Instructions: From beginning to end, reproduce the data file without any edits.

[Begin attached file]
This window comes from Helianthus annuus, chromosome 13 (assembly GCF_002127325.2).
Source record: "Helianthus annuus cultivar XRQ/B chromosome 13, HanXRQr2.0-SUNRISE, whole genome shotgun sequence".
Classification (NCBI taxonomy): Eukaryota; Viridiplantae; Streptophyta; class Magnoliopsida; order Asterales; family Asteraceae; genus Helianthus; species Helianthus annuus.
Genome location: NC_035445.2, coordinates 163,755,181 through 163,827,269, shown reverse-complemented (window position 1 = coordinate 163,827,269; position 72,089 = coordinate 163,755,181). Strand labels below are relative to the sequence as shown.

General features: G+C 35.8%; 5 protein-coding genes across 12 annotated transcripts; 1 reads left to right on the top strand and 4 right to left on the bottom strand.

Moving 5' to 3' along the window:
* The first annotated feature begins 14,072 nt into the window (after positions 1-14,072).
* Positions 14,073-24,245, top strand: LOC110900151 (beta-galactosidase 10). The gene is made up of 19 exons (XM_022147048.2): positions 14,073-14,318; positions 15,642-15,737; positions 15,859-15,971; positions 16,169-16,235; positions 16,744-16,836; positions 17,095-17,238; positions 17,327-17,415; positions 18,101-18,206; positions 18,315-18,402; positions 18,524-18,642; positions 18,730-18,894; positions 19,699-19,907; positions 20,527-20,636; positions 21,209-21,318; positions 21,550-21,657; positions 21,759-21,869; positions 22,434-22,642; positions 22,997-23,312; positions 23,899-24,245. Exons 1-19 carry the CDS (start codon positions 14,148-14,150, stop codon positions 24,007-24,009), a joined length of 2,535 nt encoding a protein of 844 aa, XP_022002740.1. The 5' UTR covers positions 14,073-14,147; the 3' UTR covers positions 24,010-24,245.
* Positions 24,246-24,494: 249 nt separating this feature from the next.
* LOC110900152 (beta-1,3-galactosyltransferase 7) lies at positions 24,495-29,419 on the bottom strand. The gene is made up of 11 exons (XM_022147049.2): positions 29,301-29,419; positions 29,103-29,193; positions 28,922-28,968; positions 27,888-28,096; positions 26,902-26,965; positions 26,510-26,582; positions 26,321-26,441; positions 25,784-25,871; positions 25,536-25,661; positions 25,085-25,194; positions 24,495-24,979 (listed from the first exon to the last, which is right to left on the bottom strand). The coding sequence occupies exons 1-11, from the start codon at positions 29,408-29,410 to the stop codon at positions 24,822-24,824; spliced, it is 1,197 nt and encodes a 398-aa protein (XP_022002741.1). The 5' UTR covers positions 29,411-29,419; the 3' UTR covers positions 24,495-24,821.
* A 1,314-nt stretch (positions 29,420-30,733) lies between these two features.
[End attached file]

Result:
This window comes from Helianthus annuus, chromosome 13 (assembly GCF_002127325.2).
Source record: "Helianthus annuus cultivar XRQ/B chromosome 13, HanXRQr2.0-SUNRISE, whole genome shotgun sequence".
Classification (NCBI taxonomy): Eukaryota; Viridiplantae; Streptophyta; class Magnoliopsida; order Asterales; family Asteraceae; genus Helianthus; species Helianthus annuus.
Genome location: NC_035445.2, coordinates 163,755,181 through 163,827,269, shown reverse-complemented (window position 1 = coordinate 163,827,269; position 72,089 = coordinate 163,755,181). Strand labels below are relative to the sequence as shown.

General features: G+C 35.8%; 5 protein-coding genes across 12 annotated transcripts; 1 reads left to right on the top strand and 4 right to left on the bottom strand.

Moving 5' to 3' along the window:
* The first annotated feature begins 14,072 nt into the window (after positions 1-14,072).
* Positions 14,073-24,245, top strand: LOC110900151 (beta-galactosidase 10). The gene is made up of 19 exons (XM_022147048.2): positions 14,073-14,318; positions 15,642-15,737; positions 15,859-15,971; positions 16,169-16,235; positions 16,744-16,836; positions 17,095-17,238; positions 17,327-17,415; positions 18,101-18,206; positions 18,315-18,402; positions 18,524-18,642; positions 18,730-18,894; positions 19,699-19,907; positions 20,527-20,636; positions 21,209-21,318; positions 21,550-21,657; positions 21,759-21,869; positions 22,434-22,642; positions 22,997-23,312; positions 23,899-24,245. Exons 1-19 carry the CDS (start codon positions 14,148-14,150, stop codon positions 24,007-24,009), a joined length of 2,535 nt encoding a protein of 844 aa, XP_022002740.1. The 5' UTR covers positions 14,073-14,147; the 3' UTR covers positions 24,010-24,245.
* Positions 24,246-24,494: 249 nt separating this feature from the next.
* LOC110900152 (beta-1,3-galactosyltransferase 7) lies at positions 24,495-29,419 on the bottom strand. The gene is made up of 11 exons (XM_022147049.2): positions 29,301-29,419; positions 29,103-29,193; positions 28,922-28,968; positions 27,888-28,096; positions 26,902-26,965; positions 26,510-26,582; positions 26,321-26,441; positions 25,784-25,871; positions 25,536-25,661; positions 25,085-25,194; positions 24,495-24,979 (listed from the first exon to the last, which is right to left on the bottom strand). The coding sequence occupies exons 1-11, from the start codon at positions 29,408-29,410 to the stop codon at positions 24,822-24,824; spliced, it is 1,197 nt and encodes a 398-aa protein (XP_022002741.1). The 5' UTR covers positions 29,411-29,419; the 3' UTR covers positions 24,495-24,821.
* A 1,314-nt stretch (positions 29,420-30,733) lies between these two features.